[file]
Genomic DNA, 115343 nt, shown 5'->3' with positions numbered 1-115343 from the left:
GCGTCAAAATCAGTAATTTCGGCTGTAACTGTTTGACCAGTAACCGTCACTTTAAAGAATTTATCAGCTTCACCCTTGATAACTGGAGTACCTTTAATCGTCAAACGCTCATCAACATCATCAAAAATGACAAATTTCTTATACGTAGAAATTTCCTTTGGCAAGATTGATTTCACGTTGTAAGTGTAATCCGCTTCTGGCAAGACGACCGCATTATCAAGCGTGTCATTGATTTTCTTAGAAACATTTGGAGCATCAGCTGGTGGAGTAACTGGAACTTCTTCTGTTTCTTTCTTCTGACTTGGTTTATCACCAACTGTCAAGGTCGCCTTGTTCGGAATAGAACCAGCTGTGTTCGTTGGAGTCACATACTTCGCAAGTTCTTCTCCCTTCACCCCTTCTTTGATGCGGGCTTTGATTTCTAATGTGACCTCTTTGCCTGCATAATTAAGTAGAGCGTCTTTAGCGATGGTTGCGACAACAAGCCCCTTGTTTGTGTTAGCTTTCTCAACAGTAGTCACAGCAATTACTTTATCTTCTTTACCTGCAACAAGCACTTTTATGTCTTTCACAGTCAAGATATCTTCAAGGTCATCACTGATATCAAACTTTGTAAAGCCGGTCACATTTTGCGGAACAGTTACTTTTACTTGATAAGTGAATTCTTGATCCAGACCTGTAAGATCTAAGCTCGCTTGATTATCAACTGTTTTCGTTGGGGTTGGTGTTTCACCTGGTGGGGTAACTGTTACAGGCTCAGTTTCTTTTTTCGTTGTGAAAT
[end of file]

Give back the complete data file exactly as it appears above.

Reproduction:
Genomic DNA, 115343 nt, shown 5'->3' with positions numbered 1-115343 from the left:
GCGTCAAAATCAGTAATTTCGGCTGTAACTGTTTGACCAGTAACCGTCACTTTAAAGAATTTATCAGCTTCACCCTTGATAACTGGAGTACCTTTAATCGTCAAACGCTCATCAACATCATCAAAAATGACAAATTTCTTATACGTAGAAATTTCCTTTGGCAAGATTGATTTCACGTTGTAAGTGTAATCCGCTTCTGGCAAGACGACCGCATTATCAAGCGTGTCATTGATTTTCTTAGAAACATTTGGAGCATCAGCTGGTGGAGTAACTGGAACTTCTTCTGTTTCTTTCTTCTGACTTGGTTTATCACCAACTGTCAAGGTCGCCTTGTTCGGAATAGAACCAGCTGTGTTCGTTGGAGTCACATACTTCGCAAGTTCTTCTCCCTTCACCCCTTCTTTGATGCGGGCTTTGATTTCTAATGTGACCTCTTTGCCTGCATAATTAAGTAGAGCGTCTTTAGCGATGGTTGCGACAACAAGCCCCTTGTTTGTGTTAGCTTTCTCAACAGTAGTCACAGCAATTACTTTATCTTCTTTACCTGCAACAAGCACTTTTATGTCTTTCACAGTCAAGATATCTTCAAGGTCATCACTGATATCAAACTTTGTAAAGCCGGTCACATTTTGCGGAACAGTTACTTTTACTTGATAAGTGAATTCTTGATCCAGACCTGTAAGATCTAAGCTCGCTTGATTATCAACTGTTTTCGTTGGGGTTGGTGTTTCACCTGGTGGGGTAACTGTTACAGGCTCAGTTTCTTTTTTCGTTGTGAAAT